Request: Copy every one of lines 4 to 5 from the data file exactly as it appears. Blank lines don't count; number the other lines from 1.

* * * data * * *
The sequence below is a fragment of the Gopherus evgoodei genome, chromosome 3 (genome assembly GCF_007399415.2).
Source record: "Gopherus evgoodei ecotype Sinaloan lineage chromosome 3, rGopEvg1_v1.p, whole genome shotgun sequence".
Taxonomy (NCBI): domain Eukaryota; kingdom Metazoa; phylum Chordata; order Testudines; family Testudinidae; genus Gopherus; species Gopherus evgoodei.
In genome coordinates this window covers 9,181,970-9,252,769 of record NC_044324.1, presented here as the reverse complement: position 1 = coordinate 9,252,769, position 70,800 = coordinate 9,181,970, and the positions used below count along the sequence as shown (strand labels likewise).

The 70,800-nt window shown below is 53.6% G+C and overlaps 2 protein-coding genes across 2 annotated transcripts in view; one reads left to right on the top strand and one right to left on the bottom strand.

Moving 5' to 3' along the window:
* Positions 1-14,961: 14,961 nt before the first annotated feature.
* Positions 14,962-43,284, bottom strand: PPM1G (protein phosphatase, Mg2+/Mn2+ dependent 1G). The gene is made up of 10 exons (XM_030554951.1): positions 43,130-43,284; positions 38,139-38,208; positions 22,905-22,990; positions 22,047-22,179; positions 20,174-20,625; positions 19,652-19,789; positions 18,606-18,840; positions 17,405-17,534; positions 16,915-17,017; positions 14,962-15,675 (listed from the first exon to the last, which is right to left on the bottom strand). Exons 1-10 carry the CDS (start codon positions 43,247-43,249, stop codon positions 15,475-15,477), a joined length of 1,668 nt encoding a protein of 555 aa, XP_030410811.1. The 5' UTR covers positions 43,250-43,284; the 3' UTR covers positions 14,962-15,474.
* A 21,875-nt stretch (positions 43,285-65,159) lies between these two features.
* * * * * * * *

In genome coordinates this window covers 9,181,970-9,252,769 of record NC_044324.1, presented here as the reverse complement: position 1 = coordinate 9,252,769, position 70,800 = coordinate 9,181,970, and the positions used below count along the sequence as shown (strand labels likewise).

The 70,800-nt window shown below is 53.6% G+C and overlaps 2 protein-coding genes across 2 annotated transcripts in view; one reads left to right on the top strand and one right to left on the bottom strand.